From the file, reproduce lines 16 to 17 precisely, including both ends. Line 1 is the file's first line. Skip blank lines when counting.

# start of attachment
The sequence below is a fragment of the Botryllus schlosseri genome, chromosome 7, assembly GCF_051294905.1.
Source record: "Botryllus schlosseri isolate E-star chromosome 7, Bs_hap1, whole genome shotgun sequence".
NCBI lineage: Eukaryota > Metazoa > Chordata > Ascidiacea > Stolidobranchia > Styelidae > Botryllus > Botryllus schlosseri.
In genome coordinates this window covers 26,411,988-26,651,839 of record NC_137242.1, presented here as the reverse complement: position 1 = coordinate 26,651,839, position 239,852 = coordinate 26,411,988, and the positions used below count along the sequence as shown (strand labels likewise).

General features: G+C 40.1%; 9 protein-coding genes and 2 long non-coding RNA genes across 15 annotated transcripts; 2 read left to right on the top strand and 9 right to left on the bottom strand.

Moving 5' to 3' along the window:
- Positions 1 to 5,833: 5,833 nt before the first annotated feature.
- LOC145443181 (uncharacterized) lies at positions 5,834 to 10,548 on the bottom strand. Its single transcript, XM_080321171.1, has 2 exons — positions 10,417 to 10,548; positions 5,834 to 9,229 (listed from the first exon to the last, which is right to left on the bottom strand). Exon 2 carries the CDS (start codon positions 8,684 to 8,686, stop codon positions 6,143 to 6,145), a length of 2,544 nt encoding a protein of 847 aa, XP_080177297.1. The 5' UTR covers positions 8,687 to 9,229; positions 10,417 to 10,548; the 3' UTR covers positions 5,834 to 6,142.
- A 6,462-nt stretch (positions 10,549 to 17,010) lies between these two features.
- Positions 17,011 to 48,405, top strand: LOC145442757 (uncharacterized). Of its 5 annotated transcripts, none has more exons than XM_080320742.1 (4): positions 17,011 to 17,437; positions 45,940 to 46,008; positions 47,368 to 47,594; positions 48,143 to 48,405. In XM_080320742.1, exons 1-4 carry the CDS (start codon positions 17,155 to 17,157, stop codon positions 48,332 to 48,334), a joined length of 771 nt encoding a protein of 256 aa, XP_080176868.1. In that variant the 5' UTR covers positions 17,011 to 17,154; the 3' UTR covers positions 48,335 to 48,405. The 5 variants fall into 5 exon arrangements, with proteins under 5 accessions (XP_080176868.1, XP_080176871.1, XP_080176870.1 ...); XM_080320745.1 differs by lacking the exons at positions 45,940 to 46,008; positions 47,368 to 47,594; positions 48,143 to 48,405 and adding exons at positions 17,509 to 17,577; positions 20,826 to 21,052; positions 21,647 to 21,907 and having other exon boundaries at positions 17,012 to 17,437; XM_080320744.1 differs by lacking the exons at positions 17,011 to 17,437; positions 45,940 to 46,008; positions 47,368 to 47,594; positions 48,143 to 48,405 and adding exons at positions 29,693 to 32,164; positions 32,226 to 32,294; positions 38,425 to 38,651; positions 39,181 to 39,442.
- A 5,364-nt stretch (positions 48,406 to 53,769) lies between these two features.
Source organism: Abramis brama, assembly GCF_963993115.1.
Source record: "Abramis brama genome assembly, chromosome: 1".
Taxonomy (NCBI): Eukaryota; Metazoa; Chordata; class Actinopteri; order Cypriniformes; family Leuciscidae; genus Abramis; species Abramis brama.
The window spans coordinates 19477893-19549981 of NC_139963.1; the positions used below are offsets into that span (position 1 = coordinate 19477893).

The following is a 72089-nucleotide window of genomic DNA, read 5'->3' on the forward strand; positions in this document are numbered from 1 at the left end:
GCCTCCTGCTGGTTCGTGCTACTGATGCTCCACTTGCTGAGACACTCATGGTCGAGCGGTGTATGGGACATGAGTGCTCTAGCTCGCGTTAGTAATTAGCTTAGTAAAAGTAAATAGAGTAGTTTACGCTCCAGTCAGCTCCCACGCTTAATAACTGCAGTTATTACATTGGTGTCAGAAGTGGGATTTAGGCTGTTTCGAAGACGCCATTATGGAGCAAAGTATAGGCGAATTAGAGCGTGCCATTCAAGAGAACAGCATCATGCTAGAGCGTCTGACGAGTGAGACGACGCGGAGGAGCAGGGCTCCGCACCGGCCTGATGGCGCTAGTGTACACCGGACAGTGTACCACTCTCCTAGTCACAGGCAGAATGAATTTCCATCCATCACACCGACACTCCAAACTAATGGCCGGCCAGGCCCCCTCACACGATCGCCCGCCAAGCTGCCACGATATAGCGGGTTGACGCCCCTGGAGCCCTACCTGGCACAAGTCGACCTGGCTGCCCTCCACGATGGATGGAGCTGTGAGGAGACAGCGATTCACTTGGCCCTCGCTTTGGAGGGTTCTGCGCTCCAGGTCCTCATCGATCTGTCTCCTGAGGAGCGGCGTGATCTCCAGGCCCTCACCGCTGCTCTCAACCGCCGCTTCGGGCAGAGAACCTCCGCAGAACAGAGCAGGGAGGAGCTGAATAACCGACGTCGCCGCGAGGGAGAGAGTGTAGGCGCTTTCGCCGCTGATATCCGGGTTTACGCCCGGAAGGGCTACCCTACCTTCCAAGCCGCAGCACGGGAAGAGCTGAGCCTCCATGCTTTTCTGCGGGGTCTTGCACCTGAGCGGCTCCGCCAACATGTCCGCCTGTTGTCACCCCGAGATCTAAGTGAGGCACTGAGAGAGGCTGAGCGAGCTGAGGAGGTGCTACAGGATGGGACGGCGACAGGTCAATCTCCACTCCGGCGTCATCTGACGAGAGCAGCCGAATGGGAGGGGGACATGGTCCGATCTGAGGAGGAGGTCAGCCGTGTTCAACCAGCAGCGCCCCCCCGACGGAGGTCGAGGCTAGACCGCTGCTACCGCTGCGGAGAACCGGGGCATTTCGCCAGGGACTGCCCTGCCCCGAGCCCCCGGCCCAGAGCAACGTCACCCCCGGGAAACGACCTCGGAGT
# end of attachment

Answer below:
The following is a 72089-nucleotide window of genomic DNA, read 5'->3' on the forward strand; positions in this document are numbered from 1 at the left end:
GCCTCCTGCTGGTTCGTGCTACTGATGCTCCACTTGCTGAGACACTCATGGTCGAGCGGTGTATGGGACATGAGTGCTCTAGCTCGCGTTAGTAATTAGCTTAGTAAAAGTAAATAGAGTAGTTTACGCTCCAGTCAGCTCCCACGCTTAATAACTGCAGTTATTACATTGGTGTCAGAAGTGGGATTTAGGCTGTTTCGAAGACGCCATTATGGAGCAAAGTATAGGCGAATTAGAGCGTGCCATTCAAGAGAACAGCATCATGCTAGAGCGTCTGACGAGTGAGACGACGCGGAGGAGCAGGGCTCCGCACCGGCCTGATGGCGCTAGTGTACACCGGACAGTGTACCACTCTCCTAGTCACAGGCAGAATGAATTTCCATCCATCACACCGACACTCCAAACTAATGGCCGGCCAGGCCCCCTCACACGATCGCCCGCCAAGCTGCCACGATATAGCGGGTTGACGCCCCTGGAGCCCTACCTGGCACAAGTCGACCTGGCTGCCCTCCACGATGGATGGAGCTGTGAGGAGACAGCGATTCACTTGGCCCTCGCTTTGGAGGGTTCTGCGCTCCAGGTCCTCATCGATCTGTCTCCTGAGGAGCGGCGTGATCTCCAGGCCCTCACCGCTGCTCTCAACCGCCGCTTCGGGCAGAGAACCTCCGCAGAACAGAGCAGGGAGGAGCTGAATAACCGACGTCGCCGCGAGGGAGAGAGTGTAGGCGCTTTCGCCGCTGATATCCGGGTTTACGCCCGGAAGGGCTACCCTACCTTCCAAGCCGCAGCACGGGAAGAGCTGAGCCTCCATGCTTTTCTGCGGGGTCTTGCACCTGAGCGGCTCCGCCAACATGTCCGCCTGTTGTCACCCCGAGATCTAAGTGAGGCACTGAGAGAGGCTGAGCGAGCTGAGGAGGTGCTACAGGATGGGACGGCGACAGGTCAATCTCCACTCCGGCGTCATCTGACGAGAGCAGCCGAATGGGAGGGGGACATGGTCCGATCTGAGGAGGAGGTCAGCCGTGTTCAACCAGCAGCGCCCCCCCGACGGAGGTCGAGGCTAGACCGCTGCTACCGCTGCGGAGAACCGGGGCATTTCGCCAGGGACTGCCCTGCCCCGAGCCCCCGGCCCAGAGCAACGTCACCCCCGGGAAACGACCTCGGAGT